America’s Covid policy remains largely a train wreck

That is the topic of my latest Bloomberg column, or use this link, some of it you already have heard here from me and from Alex.  Excerpt:

The delta variant is sweeping the U.S., and it is significantly more infectious, yet the Centers for Disease Control doesn’t have the data tools to know whether this is an early, middle or late stage of an outbreak. This is after a year and a half of a pandemic that has killed more than 600,000 Americans.

Have you ever wondered whether the U.S. will do better “next time”? Well, the next time is now — and the country is still flailing across some significant dimensions. The inability to do the simple “right thing” is troubling for a number of reasons.

First, when it comes to vaccines, these are bad decisions in their own right — and they are costing human lives, jobs, and economic output.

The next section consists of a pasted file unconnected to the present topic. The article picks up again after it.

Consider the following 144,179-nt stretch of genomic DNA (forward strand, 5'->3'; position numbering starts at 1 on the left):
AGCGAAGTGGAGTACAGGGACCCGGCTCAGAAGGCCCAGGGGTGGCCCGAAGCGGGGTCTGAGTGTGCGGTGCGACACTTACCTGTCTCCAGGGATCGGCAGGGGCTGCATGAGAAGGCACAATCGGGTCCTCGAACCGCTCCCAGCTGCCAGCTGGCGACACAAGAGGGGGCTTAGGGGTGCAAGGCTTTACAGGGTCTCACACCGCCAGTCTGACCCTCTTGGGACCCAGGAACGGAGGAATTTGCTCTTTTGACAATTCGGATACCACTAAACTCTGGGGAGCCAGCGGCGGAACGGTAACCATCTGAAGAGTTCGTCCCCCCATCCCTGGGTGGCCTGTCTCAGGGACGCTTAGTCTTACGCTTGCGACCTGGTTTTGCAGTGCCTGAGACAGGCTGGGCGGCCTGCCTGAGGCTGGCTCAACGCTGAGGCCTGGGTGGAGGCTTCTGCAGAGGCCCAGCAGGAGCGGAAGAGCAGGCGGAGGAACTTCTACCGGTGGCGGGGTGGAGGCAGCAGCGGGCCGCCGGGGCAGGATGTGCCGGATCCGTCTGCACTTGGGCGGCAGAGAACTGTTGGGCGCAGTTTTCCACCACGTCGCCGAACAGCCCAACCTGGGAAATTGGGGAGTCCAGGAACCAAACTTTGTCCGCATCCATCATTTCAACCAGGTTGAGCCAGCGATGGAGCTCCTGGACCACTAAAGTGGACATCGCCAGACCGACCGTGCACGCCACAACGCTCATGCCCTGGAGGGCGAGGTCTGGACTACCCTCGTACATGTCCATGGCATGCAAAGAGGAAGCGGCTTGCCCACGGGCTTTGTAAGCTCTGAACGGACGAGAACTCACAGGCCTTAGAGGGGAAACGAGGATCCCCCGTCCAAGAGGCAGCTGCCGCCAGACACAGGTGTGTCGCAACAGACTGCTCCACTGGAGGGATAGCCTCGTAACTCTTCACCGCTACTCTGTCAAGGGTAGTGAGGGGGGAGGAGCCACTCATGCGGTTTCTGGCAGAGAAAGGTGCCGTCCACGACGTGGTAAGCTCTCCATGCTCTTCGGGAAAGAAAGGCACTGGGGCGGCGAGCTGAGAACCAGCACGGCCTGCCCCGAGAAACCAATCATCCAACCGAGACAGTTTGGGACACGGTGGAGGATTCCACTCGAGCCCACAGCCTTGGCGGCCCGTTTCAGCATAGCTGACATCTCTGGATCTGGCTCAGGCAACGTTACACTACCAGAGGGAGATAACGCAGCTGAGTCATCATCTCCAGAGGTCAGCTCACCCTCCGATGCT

But the problems run even deeper. In some ways the U.S. is like a basketball player who cannot make a shot from 10 feet. That is almost always a sign that more complex plays are also going awry, even if this can’t always be spotted by outsiders.


Perhaps most important, there is a cascading effect: If you can’t get the simple things right, your capabilities are likely to deteriorate even further. The smartest people in the government lose their morale and move on. For those who remain, self-fulfilling feelings of defeat set in. The U.S. government also loses credibility abroad, in this case most notably with European governments that are (with possible restrictions) letting U.S. citizens into their countries.



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